One reason I love the old car hobby is the sense of community you develop after you have been in it for awhile. People stay active in the hobby for a long time and it will often be 20-25 years between meetings. For instance, last fall on my parts-hunting trip to Oregon, I stopped at the Pioneer Auto Show museum in Murdo, N.D. The owner Dave Geisler greeted me and as soon as I saw him I knew I had met him once at Auburn. "That was in 1985," he said. I asked how he knew. "That's the on;y time I went to the Auburn auction," was his answer. So we hadn';t seen each other in that many years andeting him again was like meeting an old friend.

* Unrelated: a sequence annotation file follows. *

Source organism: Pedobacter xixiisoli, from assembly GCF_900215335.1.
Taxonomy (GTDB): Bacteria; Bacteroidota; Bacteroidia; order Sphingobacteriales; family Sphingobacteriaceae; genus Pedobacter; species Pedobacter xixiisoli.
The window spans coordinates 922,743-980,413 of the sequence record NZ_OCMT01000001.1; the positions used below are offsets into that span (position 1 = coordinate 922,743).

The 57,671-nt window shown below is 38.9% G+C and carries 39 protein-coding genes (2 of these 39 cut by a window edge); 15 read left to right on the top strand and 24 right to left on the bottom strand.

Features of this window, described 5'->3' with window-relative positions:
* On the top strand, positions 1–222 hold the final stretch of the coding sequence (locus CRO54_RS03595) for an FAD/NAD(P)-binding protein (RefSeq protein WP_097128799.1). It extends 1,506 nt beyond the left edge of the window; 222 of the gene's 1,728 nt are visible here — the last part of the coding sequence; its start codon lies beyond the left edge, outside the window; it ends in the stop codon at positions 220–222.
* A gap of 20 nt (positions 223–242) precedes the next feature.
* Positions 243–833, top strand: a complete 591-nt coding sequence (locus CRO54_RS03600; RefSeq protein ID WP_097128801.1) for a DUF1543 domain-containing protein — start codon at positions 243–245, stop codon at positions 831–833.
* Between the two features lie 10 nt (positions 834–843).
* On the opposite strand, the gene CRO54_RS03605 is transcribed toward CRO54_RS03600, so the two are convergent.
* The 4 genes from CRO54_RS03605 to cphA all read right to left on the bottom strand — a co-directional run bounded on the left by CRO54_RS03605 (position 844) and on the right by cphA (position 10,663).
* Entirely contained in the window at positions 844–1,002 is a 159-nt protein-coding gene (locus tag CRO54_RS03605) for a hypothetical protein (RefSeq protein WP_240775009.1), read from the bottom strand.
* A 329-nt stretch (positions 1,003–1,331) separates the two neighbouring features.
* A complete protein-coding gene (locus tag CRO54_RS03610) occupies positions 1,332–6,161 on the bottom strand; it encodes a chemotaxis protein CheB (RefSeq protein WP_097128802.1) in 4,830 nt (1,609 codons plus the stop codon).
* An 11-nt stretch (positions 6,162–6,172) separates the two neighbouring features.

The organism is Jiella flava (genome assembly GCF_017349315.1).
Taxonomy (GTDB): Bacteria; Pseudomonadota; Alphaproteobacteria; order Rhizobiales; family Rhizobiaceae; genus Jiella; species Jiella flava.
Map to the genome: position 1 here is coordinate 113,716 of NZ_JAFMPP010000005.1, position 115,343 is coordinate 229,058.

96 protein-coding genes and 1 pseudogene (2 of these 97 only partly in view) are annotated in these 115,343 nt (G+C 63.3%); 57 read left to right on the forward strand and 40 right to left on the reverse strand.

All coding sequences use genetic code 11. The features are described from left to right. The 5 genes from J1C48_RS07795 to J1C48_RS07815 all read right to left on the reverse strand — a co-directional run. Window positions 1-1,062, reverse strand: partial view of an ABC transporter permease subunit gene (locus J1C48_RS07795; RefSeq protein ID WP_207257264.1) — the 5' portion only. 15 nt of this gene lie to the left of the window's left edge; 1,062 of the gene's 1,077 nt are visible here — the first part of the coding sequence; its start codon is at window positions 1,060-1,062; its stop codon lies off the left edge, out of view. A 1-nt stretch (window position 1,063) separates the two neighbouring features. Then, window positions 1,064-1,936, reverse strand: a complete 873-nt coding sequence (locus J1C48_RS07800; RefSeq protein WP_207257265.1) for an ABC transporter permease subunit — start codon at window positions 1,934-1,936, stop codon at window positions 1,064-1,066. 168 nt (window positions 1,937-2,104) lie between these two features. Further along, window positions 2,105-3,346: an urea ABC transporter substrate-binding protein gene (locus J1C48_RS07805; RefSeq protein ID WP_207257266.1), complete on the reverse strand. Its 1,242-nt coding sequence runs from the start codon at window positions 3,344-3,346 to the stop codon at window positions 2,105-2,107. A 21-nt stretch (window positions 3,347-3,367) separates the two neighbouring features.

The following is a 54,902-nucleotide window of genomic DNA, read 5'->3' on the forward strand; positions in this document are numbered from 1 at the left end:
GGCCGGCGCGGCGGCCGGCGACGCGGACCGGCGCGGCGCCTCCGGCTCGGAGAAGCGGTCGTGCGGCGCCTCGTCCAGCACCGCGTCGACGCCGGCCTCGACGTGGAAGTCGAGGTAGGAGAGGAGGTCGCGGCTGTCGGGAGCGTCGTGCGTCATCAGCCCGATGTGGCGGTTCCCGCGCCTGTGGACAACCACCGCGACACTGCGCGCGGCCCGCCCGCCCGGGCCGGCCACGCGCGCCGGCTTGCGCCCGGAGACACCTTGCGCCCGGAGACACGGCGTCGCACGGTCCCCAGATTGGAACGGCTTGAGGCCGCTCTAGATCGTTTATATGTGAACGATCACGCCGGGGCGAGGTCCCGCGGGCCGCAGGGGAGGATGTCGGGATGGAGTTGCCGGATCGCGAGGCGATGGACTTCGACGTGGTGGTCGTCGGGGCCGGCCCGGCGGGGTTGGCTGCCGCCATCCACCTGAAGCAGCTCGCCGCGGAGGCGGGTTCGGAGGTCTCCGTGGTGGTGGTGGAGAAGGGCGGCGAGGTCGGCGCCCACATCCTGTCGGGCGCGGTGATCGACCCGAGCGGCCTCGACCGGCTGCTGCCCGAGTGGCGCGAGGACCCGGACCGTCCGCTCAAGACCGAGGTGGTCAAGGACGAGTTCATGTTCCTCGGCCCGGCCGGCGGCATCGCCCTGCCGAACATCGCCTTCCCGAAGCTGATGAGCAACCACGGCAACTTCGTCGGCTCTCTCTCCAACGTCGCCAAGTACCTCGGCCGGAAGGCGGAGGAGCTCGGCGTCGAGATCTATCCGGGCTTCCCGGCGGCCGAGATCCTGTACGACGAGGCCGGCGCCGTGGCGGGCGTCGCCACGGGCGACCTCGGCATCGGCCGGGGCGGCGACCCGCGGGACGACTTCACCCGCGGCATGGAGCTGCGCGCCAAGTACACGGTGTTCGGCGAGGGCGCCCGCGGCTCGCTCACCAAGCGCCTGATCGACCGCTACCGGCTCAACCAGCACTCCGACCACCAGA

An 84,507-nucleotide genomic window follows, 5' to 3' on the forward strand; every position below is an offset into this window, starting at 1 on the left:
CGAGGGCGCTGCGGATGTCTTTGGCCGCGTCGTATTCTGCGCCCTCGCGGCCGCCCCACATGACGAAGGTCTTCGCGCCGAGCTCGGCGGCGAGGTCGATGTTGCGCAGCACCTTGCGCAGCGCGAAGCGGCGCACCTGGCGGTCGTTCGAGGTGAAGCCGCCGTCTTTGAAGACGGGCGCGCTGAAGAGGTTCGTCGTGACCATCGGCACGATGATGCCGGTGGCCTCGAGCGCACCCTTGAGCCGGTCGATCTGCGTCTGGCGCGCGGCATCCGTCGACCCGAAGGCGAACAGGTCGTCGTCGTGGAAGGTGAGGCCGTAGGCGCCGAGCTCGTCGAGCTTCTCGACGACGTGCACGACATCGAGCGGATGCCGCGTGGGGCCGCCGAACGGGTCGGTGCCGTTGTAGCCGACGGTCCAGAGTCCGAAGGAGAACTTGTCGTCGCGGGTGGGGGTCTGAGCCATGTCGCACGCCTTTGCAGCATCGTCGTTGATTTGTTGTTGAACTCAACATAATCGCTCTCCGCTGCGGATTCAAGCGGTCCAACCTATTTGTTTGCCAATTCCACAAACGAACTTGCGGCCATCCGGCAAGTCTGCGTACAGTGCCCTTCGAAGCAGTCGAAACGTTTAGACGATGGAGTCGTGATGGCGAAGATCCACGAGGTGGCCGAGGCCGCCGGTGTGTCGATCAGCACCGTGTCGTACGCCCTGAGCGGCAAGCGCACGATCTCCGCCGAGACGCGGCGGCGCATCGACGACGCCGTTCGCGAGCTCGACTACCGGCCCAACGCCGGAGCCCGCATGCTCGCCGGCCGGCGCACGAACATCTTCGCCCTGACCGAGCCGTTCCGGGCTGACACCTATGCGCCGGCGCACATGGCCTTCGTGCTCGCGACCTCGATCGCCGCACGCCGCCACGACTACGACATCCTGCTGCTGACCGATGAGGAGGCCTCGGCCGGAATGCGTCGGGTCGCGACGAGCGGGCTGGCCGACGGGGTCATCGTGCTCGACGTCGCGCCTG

At last year's Iola Old Car Show I was working in the book tent when a man walked up to say hello. "Do you remember me?" he asked. "I'm the guy who sold you the 1936 Pontiac you own." That was also over 20 years ago and we sat down and talked like dear old friends.
In last week's paper (www.oldcarsweekly.com) I did an article about Pat Aldrich, who did a great job delivering a car I bought in 2002. He lived in Denver then. Yesterday Pat called me. He's now in Dayton, Ohio doing restorations, mostly on Packards (www.aldrichrestores.com).